Moms are snatching the style spotlight, claiming magazine covers, fronting lingerie brands and centering sexy lingerie ads.
Kim Kardashian’s new SKIMS promotion for the brand's “Fits Everybody” Collection features Heidi Klum, Tyra Banks, Candice Swanepoel and Alessandra Ambrosio, who besides being iconic supermodels, are moms who share a combined nine kids.
“I feel sexiest and most powerful in my professional pursuits and businesses like SKIMS, and personal relationships, most importantly being a mother,” Kardashian told People about the collaboration earlier this month.
Motherhood is a great equalizer.
Elaine Paravati Harrigan, assistant professor of psychology
And Victoria’s Secret just unveiled their second Mother’s Day campaign dedicated to “hard-working, never-stopping, do-it-all moms.” The video and photo series, which is part of the company’s modern rebrand, features actresses Brooke Shields and Hari Nef, and model Chanel Iman (among others) posing or in conversation with their children. “As a brand, Victoria’s Secret is committed to welcoming, celebrating and being there for all women throughout their lives,” a Victoria’s Secret spokesperson tells TODAY Parents, adding that the company launched a new nursing bra last June.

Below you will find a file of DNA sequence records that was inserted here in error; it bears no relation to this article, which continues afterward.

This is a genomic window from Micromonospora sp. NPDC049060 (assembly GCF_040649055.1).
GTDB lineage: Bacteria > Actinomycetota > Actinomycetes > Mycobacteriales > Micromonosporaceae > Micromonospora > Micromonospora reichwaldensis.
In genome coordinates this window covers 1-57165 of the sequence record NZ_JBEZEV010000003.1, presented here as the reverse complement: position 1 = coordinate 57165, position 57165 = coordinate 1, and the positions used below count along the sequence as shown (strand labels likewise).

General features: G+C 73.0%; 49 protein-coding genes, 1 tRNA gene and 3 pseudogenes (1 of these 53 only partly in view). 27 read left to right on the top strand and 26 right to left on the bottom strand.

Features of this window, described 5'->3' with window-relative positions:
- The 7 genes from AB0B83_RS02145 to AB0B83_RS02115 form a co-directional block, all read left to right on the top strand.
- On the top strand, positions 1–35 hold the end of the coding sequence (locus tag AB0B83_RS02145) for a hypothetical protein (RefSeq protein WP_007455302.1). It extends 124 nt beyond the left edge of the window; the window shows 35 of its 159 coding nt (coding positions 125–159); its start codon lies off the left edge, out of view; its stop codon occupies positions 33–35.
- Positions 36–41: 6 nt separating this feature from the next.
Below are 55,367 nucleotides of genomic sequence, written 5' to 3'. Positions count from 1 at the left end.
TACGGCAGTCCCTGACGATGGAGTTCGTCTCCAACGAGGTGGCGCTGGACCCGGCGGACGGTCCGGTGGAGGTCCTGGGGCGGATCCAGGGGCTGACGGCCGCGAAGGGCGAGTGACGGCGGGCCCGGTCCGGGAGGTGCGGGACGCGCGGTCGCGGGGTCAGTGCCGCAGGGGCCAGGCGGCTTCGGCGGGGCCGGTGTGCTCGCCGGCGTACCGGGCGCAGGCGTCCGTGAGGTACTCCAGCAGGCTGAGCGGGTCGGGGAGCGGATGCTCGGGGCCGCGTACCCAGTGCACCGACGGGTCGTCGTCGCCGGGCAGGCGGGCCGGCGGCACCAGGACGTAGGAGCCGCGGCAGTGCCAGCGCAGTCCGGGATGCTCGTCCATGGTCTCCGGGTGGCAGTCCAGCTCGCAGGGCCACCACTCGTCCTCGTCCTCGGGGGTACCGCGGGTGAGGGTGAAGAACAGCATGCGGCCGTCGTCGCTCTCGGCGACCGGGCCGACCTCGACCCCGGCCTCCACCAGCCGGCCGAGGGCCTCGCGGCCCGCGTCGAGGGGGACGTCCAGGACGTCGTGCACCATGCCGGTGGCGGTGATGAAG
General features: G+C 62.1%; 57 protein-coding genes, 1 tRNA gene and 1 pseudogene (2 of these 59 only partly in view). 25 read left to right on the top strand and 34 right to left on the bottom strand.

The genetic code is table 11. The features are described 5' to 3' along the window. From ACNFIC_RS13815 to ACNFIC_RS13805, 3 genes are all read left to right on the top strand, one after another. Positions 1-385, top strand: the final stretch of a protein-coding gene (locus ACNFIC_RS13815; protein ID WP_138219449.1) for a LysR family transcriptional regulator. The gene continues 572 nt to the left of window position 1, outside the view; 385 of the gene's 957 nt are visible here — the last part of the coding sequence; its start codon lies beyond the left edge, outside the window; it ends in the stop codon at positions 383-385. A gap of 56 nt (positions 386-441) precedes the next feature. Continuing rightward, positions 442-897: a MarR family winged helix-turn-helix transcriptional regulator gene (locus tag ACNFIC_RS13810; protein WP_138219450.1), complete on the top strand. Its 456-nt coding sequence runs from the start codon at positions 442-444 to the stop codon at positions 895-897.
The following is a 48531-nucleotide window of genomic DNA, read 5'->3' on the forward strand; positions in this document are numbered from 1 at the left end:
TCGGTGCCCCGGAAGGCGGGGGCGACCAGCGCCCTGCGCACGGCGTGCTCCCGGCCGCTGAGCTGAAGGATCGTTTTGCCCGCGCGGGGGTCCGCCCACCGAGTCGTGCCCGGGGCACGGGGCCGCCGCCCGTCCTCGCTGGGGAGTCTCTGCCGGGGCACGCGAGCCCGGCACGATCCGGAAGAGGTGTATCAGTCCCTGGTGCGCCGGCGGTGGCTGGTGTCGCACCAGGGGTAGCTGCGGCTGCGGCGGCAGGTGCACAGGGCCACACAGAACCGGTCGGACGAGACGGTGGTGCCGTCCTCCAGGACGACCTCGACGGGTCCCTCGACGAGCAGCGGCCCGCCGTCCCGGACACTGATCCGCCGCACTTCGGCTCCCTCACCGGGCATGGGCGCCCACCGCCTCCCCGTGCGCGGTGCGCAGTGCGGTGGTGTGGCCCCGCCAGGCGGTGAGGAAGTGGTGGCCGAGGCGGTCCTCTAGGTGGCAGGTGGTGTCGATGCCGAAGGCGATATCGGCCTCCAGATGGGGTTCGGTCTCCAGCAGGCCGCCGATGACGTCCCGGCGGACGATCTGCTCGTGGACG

Meanwhile, Rihanna, who is in her third trimester of pregnancy, rocked her belly on the May cover of “Vogue” in a red jumpsuit and a matching bold attitude. "There’s no way I’m going to go shopping in no maternity aisle,” she told the publication. In other shots, the singer posed topless wearing a Marc Jacobs coat and separately, in a Rick Owens jacket, left open to reveal her bra.
“I’m hoping that we were able to redefine what’s considered ‘decent’ for pregnant women,” said Rihanna. “My body is doing incredible things right now, and I’m not going to be ashamed of that. This time should feel celebratory. Because why should you be hiding your pregnancy?”
Exactly — especially after mothers absorbed big financial and professional losses during the pandemic, while risking their wellbeing, as job opportunities shrank and domestic responsibilities ballooned. A March 2021 study conducted by the American Psychological Association found that mothers were likelier than fathers to report worse mental health compared to before the pandemic, but were also less likely to have received treatment. With more than 77 percent of the U.S. population fully vaccinated, slackened national mask mandates, and peak levels of pandemic fatigue, mothers have earned their moment.
“Right now, people are generally burned out on pandemic talk, but they’re still driven to connect with others and look for commonalities — and motherhood is one example of that,” Elaine Paravati Harrigan, visiting assistant professor of psychology at Hamilton College, tells TODAY Parents. “Motherhood is a great equalizer, symbolizing a shared experience for many and its celebration could restore meaning to moms who lacked empowering feedback.”
Glamorous images of motherhood could mirror how moms feel about self-care, a practice mental health experts have loudly encouraged for parents. And as Harrigan speculates, moms may take pleasure in a confidence boost that comes with more representation in fashion.
There’s sweeping symbolism in the idea of fashion rejuvenation, says Harrigan. “It’s as though moms are saying, ‘Bam we’re back!’”